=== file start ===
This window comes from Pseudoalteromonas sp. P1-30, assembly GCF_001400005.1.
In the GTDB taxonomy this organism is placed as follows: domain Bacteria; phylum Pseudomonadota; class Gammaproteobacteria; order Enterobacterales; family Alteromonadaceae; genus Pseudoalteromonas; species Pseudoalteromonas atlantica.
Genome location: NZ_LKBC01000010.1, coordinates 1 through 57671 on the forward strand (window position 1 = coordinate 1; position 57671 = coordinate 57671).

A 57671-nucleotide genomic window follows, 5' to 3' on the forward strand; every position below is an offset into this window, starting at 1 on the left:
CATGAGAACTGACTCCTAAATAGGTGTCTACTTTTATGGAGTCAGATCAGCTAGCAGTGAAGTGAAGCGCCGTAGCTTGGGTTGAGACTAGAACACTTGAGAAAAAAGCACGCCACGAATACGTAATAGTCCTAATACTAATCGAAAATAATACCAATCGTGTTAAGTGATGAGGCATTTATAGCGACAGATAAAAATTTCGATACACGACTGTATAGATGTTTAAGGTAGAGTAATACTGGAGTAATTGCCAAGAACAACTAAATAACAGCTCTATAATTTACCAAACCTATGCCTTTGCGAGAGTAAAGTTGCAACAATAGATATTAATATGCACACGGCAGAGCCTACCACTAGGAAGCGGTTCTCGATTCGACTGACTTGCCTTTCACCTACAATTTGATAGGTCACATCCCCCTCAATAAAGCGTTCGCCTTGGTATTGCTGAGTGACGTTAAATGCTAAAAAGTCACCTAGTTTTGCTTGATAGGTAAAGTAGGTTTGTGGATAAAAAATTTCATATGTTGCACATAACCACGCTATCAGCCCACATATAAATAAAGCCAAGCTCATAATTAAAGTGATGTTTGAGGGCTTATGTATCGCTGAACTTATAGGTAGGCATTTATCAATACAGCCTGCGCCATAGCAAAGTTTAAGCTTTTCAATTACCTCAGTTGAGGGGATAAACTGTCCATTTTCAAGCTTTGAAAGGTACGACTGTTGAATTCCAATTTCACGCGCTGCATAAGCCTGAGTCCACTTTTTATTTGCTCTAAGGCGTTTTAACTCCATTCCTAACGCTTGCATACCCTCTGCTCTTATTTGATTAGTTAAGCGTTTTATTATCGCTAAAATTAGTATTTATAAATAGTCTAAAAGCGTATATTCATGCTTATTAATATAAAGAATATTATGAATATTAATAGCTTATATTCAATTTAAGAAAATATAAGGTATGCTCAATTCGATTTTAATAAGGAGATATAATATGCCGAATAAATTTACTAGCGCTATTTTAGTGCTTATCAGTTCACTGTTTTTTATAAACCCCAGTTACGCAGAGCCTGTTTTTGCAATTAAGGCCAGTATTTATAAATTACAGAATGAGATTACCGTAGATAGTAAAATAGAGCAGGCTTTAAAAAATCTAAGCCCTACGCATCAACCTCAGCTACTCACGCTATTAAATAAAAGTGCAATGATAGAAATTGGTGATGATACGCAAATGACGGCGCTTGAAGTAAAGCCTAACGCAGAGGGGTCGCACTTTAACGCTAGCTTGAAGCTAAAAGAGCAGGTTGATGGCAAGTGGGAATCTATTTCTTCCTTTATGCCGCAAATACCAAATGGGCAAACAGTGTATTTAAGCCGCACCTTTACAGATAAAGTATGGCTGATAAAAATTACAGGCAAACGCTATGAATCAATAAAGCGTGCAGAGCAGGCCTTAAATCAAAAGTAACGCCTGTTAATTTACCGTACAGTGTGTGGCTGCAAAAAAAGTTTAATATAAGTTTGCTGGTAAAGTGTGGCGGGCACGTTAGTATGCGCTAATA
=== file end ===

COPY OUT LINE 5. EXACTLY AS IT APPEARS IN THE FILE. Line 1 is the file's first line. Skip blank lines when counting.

CATGAGAACTGACTCCTAAATAGGTGTCTACTTTTATGGAGTCAGATCAGCTAGCAGTGAAGTGAAGCGCCGTAGCTTGGGTTGAGACTAGAACACTTGAGAAAAAAGCACGCCACGAATACGTAATAGTCCTAATACTAATCGAAAATAATACCAATCGTGTTAAGTGATGAGGCATTTATAGCGACAGATAAAAATTTCGATACACGACTGTATAGATGTTTAAGGTAGAGTAATACTGGAGTAATTGCCAAGAACAACTAAATAACAGCTCTATAATTTACCAAACCTATGCCTTTGCGAGAGTAAAGTTGCAACAATAGATATTAATATGCACACGGCAGAGCCTACCACTAGGAAGCGGTTCTCGATTCGACTGACTTGCCTTTCACCTACAATTTGATAGGTCACATCCCCCTCAATAAAGCGTTCGCCTTGGTATTGCTGAGTGACGTTAAATGCTAAAAAGTCACCTAGTTTTGCTTGATAGGTAAAGTAGGTTTGTGGATAAAAAATTTCATATGTTGCACATAACCACGCTATCAGCCCACATATAAATAAAGCCAAGCTCATAATTAAAGTGATGTTTGAGGGCTTATGTATCGCTGAACTTATAGGTAGGCATTTATCAATACAGCCTGCGCCATAGCAAAGTTTAAGCTTTTCAATTACCTCAGTTGAGGGGATAAACTGTCCATTTTCAAGCTTTGAAAGGTACGACTGTTGAATTCCAATTTCACGCGCTGCATAAGCCTGAGTCCACTTTTTATTTGCTCTAAGGCGTTTTAACTCCATTCCTAACGCTTGCATACCCTCTGCTCTTATTTGATTAGTTAAGCGTTTTATTATCGCTAAAATTAGTATTTATAAATAGTCTAAAAGCGTATATTCATGCTTATTAATATAAAGAATATTATGAATATTAATAGCTTATATTCAATTTAAGAAAATATAAGGTATGCTCAATTCGATTTTAATAAGGAGATATAATATGCCGAATAAATTTACTAGCGCTATTTTAGTGCTTATCAGTTCACTGTTTTTTATAAACCCCAGTTACGCAGAGCCTGTTTTTGCAATTAAGGCCAGTATTTATAAATTACAGAATGAGATTACCGTAGATAGTAAAATAGAGCAGGCTTTAAAAAATCTAAGCCCTACGCATCAACCTCAGCTACTCACGCTATTAAATAAAAGTGCAATGATAGAAATTGGTGATGATACGCAAATGACGGCGCTTGAAGTAAAGCCTAACGCAGAGGGGTCGCACTTTAACGCTAGCTTGAAGCTAAAAGAGCAGGTTGATGGCAAGTGGGAATCTATTTCTTCCTTTATGCCGCAAATACCAAATGGGCAAACAGTGTATTTAAGCCGCACCTTTACAGATAAAGTATGGCTGATAAAAATTACAGGCAAACGCTATGAATCAATAAAGCGTGCAGAGCAGGCCTTAAATCAAAAGTAACGCCTGTTAATTTACCGTACAGTGTGTGGCTGCAAAAAAAGTTTAATATAAGTTTGCTGGTAAAGTGTGGCGGGCACGTTAGTATGCGCTAATA